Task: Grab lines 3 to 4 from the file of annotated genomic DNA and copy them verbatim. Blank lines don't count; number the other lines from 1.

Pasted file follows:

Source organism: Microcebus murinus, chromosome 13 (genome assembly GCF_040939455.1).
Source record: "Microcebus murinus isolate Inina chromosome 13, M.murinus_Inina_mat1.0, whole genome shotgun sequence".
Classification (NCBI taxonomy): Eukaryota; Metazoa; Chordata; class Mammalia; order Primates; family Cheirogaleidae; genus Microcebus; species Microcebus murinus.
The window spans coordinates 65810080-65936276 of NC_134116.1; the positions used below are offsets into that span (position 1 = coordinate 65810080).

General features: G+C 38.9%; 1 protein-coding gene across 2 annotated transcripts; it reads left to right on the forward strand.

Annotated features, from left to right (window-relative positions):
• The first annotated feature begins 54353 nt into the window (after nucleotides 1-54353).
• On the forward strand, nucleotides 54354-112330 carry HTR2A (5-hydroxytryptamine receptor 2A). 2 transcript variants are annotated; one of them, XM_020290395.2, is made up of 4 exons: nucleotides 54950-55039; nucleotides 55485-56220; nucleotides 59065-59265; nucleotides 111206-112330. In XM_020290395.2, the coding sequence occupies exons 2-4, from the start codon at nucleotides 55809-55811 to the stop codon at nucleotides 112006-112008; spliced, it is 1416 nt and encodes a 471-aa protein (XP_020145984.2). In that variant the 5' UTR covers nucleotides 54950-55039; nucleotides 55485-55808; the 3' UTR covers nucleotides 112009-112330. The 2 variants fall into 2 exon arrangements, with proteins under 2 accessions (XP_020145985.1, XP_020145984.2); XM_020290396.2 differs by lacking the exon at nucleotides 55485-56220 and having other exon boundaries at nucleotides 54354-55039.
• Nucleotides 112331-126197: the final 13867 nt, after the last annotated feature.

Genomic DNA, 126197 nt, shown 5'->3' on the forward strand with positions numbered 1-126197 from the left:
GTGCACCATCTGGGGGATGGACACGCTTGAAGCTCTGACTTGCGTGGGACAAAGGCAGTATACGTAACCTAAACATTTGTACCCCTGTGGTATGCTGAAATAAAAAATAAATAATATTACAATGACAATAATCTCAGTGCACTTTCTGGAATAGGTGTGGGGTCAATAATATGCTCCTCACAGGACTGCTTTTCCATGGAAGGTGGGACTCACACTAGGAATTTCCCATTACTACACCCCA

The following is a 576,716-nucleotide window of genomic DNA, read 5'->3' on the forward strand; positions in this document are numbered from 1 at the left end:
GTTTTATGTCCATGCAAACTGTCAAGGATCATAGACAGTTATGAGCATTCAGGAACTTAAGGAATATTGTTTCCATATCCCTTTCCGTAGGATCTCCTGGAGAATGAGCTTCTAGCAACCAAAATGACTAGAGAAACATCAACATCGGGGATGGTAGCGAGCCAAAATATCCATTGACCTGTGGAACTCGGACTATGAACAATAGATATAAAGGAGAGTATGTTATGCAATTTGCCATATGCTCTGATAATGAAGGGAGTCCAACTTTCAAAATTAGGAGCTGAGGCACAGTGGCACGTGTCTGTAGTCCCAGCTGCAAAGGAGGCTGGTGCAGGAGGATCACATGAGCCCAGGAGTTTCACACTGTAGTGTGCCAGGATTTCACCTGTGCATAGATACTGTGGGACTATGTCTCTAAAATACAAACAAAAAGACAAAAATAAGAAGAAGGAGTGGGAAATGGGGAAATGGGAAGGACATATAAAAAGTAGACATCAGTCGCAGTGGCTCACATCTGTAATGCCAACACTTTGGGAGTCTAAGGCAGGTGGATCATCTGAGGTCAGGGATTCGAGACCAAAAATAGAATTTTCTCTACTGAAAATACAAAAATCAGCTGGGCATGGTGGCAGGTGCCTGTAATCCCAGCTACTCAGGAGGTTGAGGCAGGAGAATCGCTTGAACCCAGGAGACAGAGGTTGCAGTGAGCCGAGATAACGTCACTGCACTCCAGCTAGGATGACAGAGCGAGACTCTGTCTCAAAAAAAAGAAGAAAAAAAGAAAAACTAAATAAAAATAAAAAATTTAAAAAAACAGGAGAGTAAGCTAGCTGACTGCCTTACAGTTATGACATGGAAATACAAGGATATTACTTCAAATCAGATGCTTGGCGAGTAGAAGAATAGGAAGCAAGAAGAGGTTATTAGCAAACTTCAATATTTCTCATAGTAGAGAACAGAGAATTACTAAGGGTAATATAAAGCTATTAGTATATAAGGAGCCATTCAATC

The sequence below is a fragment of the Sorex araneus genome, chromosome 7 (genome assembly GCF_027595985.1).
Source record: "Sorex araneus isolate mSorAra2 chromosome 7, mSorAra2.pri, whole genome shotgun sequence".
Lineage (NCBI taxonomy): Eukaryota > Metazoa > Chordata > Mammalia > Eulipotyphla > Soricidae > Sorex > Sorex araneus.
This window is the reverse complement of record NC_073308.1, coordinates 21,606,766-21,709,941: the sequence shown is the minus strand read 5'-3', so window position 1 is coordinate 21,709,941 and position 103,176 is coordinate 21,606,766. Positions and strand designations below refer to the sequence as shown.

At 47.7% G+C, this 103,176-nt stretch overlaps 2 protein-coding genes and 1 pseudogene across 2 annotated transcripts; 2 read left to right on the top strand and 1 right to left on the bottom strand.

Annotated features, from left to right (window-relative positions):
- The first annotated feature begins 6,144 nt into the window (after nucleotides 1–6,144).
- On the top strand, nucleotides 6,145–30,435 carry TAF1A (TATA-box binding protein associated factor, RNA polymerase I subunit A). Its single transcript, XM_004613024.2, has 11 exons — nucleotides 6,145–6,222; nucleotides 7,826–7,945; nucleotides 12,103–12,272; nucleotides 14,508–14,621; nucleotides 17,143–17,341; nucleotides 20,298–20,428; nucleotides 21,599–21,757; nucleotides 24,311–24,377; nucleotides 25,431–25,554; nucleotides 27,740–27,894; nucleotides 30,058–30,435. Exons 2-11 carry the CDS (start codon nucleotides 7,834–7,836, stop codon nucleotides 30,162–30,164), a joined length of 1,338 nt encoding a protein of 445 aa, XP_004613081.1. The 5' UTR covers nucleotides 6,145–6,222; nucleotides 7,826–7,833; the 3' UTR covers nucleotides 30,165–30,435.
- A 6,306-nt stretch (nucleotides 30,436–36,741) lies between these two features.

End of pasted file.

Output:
Classification (NCBI taxonomy): Eukaryota; Metazoa; Chordata; class Mammalia; order Primates; family Cheirogaleidae; genus Microcebus; species Microcebus murinus.
The window spans coordinates 65810080-65936276 of NC_134116.1; the positions used below are offsets into that span (position 1 = coordinate 65810080).